Wednesday, October 04, 2006

Restaurateur tallies strikes against him

Daniel Scherotter of Palio d'Asti gets frank with San Francisco's progressive left (read: essentially the whole city) on Fog City Journal. Also vice president of the Golden Gate Restaurant Association, Scherotter notes the forces driving up his costs:
  • "Next year the minimum wage goes up to $9.14/hour"
  • "add on the $1.06 or $1.60/hour for health care"
  • "and the 9 paid sick days"
  • "and the city payroll tax"
How to avoid "cutting cooks' pay or eliminating bussers?"
All the progressives I know tell me to raise my prices and that people will pay the slight increase, and these are the liberals!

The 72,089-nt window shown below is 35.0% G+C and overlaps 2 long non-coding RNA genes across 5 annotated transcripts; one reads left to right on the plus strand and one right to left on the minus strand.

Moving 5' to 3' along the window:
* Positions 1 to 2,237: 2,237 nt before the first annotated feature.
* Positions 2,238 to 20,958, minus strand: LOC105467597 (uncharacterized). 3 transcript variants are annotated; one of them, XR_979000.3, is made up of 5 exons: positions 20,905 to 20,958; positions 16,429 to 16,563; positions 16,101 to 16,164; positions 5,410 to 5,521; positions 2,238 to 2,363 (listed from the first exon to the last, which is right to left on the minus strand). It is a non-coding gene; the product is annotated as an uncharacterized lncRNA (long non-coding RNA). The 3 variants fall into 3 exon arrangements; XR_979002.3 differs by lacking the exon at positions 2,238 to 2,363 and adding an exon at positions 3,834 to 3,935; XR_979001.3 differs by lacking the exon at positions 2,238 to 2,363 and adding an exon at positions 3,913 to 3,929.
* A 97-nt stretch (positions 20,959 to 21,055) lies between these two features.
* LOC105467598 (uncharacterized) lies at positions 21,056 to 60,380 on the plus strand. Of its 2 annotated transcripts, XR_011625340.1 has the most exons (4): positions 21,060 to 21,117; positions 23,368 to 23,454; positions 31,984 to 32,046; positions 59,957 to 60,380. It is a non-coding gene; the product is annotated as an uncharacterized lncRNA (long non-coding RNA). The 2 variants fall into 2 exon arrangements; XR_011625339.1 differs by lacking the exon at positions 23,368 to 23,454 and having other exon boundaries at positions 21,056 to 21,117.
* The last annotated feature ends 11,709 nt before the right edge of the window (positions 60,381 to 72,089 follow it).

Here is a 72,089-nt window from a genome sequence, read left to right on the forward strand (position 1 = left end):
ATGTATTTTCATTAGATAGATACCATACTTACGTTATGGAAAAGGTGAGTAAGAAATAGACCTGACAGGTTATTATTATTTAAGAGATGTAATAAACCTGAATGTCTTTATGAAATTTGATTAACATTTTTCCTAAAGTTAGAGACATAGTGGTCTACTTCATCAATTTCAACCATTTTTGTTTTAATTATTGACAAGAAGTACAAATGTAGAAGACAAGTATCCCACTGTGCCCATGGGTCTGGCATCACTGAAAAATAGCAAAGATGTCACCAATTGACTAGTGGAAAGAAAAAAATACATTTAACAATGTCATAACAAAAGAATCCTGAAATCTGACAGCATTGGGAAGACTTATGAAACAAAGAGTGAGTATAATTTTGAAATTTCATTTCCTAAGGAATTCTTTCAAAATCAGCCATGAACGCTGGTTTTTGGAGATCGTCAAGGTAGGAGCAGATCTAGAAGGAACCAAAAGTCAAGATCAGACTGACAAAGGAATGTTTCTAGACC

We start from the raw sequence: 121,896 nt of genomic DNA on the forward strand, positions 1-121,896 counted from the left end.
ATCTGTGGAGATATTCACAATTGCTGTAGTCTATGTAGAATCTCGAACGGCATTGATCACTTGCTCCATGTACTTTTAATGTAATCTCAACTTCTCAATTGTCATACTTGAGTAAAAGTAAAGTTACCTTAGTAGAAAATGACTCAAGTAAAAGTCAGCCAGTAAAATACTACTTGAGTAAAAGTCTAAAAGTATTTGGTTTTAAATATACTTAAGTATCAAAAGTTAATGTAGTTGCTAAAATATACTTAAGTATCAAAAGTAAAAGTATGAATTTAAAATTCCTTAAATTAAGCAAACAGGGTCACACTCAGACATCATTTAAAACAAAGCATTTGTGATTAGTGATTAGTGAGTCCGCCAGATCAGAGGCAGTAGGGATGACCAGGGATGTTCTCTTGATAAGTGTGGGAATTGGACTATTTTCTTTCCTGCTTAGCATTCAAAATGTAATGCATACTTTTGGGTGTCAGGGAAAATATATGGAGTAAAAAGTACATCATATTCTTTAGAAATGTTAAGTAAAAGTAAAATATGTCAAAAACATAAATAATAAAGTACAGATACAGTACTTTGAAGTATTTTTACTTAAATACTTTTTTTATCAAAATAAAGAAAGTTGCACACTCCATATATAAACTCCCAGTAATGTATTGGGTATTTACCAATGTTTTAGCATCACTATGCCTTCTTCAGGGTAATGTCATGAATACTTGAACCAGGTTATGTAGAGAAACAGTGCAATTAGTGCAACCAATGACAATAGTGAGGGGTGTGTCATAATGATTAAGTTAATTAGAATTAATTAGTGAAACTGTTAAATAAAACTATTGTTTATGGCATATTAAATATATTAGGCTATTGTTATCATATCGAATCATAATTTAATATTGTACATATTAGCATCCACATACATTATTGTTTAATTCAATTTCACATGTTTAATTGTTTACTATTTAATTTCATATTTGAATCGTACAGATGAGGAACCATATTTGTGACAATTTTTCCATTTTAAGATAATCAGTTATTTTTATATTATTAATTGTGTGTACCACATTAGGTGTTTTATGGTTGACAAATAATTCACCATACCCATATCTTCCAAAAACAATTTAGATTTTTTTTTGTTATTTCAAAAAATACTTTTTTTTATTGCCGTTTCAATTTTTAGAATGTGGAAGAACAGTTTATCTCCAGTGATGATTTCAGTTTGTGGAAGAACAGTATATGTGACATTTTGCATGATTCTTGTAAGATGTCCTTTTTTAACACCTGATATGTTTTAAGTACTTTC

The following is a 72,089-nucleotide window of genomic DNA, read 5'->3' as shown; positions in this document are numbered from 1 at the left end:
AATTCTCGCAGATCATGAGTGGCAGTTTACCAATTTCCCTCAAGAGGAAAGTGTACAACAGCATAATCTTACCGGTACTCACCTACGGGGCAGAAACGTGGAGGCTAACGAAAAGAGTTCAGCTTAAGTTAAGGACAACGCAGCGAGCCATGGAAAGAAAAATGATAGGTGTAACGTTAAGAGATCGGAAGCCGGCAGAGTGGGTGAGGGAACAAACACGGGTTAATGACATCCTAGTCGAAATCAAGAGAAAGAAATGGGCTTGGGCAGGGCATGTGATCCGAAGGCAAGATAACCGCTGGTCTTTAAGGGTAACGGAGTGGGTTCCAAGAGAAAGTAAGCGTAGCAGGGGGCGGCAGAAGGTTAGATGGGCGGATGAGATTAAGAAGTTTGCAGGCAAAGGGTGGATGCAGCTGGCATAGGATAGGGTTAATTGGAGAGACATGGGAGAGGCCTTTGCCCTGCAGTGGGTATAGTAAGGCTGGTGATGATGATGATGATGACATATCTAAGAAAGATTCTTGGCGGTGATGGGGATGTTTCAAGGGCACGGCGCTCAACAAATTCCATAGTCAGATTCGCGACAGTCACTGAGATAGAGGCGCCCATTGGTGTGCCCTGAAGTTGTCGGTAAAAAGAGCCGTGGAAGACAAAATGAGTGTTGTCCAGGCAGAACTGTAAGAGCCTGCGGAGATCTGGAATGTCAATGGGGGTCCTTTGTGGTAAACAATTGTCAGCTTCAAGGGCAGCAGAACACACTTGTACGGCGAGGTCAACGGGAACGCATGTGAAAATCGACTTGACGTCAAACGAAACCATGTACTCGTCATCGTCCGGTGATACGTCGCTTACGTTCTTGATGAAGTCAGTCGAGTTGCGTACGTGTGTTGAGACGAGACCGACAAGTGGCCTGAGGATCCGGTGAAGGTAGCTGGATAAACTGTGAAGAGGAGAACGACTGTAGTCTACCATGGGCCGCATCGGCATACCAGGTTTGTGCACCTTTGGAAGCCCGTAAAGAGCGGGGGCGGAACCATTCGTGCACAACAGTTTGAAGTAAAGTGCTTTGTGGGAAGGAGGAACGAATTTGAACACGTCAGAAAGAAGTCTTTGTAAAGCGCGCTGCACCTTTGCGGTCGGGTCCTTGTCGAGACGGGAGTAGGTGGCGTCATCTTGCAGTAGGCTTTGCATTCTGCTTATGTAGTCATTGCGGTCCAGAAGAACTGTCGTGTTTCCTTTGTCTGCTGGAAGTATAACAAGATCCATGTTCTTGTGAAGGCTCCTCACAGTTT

Are prices on the rise? The picture is cloudy, at least compared with last year. What is clear is that prices are high -- right up there with New York, even though our expense accounts are much tighter -- and under pressure to rise further.

Here is what Zagat had to say in September about its most recent survey of San Francisco (emphasis added):

The average meal price is up only 1.2% this year from $35.52 to $35.96. However, inflation is 15% up among the 20 most expensive restaurants. (A large part of this is due to a major price increase at the French Laundry.) Overall, San Francisco is one of the most expensive restaurant cities in the country - trailing only New York City.

Perhaps that's why San Franciscans are not at the top of the tipping list. In fact, at 18.4%, quite the opposite is true - San Francisco is tied with Los Angeles as the lowest tipping city in the country, with Eastern cities such as Atlanta, Chicago, and Philadelphia tipping 19% or higher.



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